More on Arcade Fire and the Suburban Soul (and Self-Promotion)

Paul Harvey

Monday I posted briefly about the Grammys, including surprise winner for Best Album, Arcade Fire. In (as Luke Harlow would say) the best self-promotional RiAH tradition, I draw your attention to Religion Dispatches today, where I develop those thoughts on Arcade Fire at greater length, with a piece about their current record The Suburbs and previous efforts Funeral and Neon Bible. A little excerpt below, and then you can follow the link from there:

Has there been a major pop group more concerned with exploring personal anxieties, aspirations, and narratives through music defined so fundamentally by religious themes? The turmoil and paranoia of the last decade—wars, attacks, economic crashes, myriad color-coded fears—run through Arcade Fire’s three full-length records: Funeral, Neon Bible, and The Suburbs. The newest effort induces a tour of previous decades, when suburbia seemed (but only seemed) to offer placidity and refuge from the wilderness downtown.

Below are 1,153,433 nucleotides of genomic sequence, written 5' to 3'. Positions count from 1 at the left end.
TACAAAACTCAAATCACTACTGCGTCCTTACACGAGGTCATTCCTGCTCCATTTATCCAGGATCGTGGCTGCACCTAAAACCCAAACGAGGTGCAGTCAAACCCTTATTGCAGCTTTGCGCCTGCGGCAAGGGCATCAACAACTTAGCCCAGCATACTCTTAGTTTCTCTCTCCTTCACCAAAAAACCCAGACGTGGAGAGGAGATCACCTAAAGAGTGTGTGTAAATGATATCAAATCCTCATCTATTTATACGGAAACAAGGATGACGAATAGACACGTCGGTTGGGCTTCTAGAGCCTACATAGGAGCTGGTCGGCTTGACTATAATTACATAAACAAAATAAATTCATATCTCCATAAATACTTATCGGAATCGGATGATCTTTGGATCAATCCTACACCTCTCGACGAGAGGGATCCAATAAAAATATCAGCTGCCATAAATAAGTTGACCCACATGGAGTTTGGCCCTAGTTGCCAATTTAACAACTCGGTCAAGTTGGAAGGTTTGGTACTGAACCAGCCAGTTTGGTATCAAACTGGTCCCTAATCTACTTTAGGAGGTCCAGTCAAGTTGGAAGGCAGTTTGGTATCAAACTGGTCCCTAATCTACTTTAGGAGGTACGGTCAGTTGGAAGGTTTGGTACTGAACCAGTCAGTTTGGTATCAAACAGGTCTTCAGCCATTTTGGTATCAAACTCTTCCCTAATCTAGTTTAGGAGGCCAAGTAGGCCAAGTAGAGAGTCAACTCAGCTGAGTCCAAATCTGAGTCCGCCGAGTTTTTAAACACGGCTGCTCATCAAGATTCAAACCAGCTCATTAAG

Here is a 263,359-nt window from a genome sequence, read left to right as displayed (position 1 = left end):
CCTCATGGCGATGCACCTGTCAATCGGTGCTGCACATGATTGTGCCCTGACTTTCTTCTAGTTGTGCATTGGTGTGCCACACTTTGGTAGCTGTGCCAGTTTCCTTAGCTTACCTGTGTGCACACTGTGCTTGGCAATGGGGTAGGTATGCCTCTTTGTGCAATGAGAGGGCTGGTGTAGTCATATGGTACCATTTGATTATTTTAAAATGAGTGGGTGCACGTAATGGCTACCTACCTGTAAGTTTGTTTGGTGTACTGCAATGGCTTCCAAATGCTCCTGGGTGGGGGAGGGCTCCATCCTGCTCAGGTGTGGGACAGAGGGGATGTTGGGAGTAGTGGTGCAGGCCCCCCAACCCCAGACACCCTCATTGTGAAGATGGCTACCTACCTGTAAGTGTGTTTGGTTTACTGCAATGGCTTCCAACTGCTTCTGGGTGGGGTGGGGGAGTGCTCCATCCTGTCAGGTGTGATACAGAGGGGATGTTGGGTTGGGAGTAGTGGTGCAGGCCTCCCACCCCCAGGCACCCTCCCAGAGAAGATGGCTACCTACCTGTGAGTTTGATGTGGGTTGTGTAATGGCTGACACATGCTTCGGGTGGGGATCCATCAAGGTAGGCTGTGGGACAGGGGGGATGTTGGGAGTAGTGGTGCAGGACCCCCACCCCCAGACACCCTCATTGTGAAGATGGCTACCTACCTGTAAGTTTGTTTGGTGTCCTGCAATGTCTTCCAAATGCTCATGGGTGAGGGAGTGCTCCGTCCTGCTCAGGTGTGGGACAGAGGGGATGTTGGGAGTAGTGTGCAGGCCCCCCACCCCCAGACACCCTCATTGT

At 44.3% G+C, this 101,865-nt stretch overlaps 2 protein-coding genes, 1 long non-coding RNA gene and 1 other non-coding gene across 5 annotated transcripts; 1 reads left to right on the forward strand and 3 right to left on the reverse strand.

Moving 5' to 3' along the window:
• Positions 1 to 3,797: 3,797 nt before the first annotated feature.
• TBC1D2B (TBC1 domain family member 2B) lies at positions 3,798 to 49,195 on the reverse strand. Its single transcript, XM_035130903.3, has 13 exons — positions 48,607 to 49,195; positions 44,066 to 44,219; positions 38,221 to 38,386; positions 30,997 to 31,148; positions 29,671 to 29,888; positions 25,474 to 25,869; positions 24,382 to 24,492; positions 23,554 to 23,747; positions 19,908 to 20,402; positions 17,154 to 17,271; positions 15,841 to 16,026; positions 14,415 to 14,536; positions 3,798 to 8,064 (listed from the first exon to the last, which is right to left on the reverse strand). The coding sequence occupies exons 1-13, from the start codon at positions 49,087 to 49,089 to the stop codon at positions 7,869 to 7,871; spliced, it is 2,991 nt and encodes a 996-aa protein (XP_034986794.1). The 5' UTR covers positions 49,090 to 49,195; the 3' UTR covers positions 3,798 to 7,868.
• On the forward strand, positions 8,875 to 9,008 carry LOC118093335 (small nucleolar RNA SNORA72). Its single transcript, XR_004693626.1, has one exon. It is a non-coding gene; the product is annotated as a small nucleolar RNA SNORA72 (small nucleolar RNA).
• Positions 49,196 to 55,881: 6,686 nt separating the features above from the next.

Luke Harlow said…
Paul--this essay is fabulous. Really enjoyable reading. I'm by no means an Arcade Fire expert, but I definitely like their albums. On a (very broadly) related point: is there any truth to the oft-cited story that "Antichrist Television Blues" is really about Joe Simpson, the once-Baptist (always Baptist?) minister who began to manage Jessica and Ashlee's careers? If so, there's all kinds of valences here with American religion and vapid pop culture. (And even if not, it's a fabulous song that fits in well with all the themes of your essay.)
Paul Harvey said…
Luke: Have read that too, no idea if it's "true" (and given that in some interviews Win Butler says his real influence is not religion but some weird 80s movies, I'm not inclined to trust authorial intention anyway). Regardless, one can think of any number of inspirations for the tune -- I had a paragraph about this in the original essay, but cut it since I was way over word budget as it was. Anyway, glad you liked it. Now, it's back to the 17th century for me!